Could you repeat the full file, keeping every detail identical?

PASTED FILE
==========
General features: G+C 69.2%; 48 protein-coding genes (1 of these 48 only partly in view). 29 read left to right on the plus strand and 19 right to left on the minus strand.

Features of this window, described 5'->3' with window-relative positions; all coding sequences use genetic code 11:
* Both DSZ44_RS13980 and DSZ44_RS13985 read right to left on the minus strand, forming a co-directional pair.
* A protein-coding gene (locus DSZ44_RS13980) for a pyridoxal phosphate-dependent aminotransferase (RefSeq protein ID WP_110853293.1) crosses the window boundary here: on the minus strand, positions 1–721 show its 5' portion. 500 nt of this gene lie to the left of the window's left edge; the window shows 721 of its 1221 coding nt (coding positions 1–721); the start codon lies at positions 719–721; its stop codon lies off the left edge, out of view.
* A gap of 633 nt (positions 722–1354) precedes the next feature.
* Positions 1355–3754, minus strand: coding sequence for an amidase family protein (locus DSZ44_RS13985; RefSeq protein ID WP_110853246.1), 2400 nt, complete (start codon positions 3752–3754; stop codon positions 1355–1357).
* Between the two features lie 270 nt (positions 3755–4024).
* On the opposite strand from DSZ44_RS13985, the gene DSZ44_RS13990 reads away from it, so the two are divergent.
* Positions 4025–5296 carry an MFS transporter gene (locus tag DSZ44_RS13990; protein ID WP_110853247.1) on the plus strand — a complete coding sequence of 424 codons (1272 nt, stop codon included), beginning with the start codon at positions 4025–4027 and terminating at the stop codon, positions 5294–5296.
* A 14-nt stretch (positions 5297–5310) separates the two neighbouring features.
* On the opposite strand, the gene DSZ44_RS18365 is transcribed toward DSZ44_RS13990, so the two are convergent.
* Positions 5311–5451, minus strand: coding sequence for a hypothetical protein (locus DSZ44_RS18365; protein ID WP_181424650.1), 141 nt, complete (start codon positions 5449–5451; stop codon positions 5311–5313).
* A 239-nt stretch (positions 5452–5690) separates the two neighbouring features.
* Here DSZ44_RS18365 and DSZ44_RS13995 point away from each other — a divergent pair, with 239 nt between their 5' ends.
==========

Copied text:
General features: G+C 69.2%; 48 protein-coding genes (1 of these 48 only partly in view). 29 read left to right on the plus strand and 19 right to left on the minus strand.

Features of this window, described 5'->3' with window-relative positions; all coding sequences use genetic code 11:
* Both DSZ44_RS13980 and DSZ44_RS13985 read right to left on the minus strand, forming a co-directional pair.
* A protein-coding gene (locus DSZ44_RS13980) for a pyridoxal phosphate-dependent aminotransferase (RefSeq protein ID WP_110853293.1) crosses the window boundary here: on the minus strand, positions 1–721 show its 5' portion. 500 nt of this gene lie to the left of the window's left edge; the window shows 721 of its 1221 coding nt (coding positions 1–721); the start codon lies at positions 719–721; its stop codon lies off the left edge, out of view.
* A gap of 633 nt (positions 722–1354) precedes the next feature.
* Positions 1355–3754, minus strand: coding sequence for an amidase family protein (locus DSZ44_RS13985; RefSeq protein ID WP_110853246.1), 2400 nt, complete (start codon positions 3752–3754; stop codon positions 1355–1357).
* Between the two features lie 270 nt (positions 3755–4024).
* On the opposite strand from DSZ44_RS13985, the gene DSZ44_RS13990 reads away from it, so the two are divergent.
* Positions 4025–5296 carry an MFS transporter gene (locus tag DSZ44_RS13990; protein ID WP_110853247.1) on the plus strand — a complete coding sequence of 424 codons (1272 nt, stop codon included), beginning with the start codon at positions 4025–4027 and terminating at the stop codon, positions 5294–5296.
* A 14-nt stretch (positions 5297–5310) separates the two neighbouring features.
* On the opposite strand, the gene DSZ44_RS18365 is transcribed toward DSZ44_RS13990, so the two are convergent.
* Positions 5311–5451, minus strand: coding sequence for a hypothetical protein (locus DSZ44_RS18365; protein ID WP_181424650.1), 141 nt, complete (start codon positions 5449–5451; stop codon positions 5311–5313).
* A 239-nt stretch (positions 5452–5690) separates the two neighbouring features.
* Here DSZ44_RS18365 and DSZ44_RS13995 point away from each other — a divergent pair, with 239 nt between their 5' ends.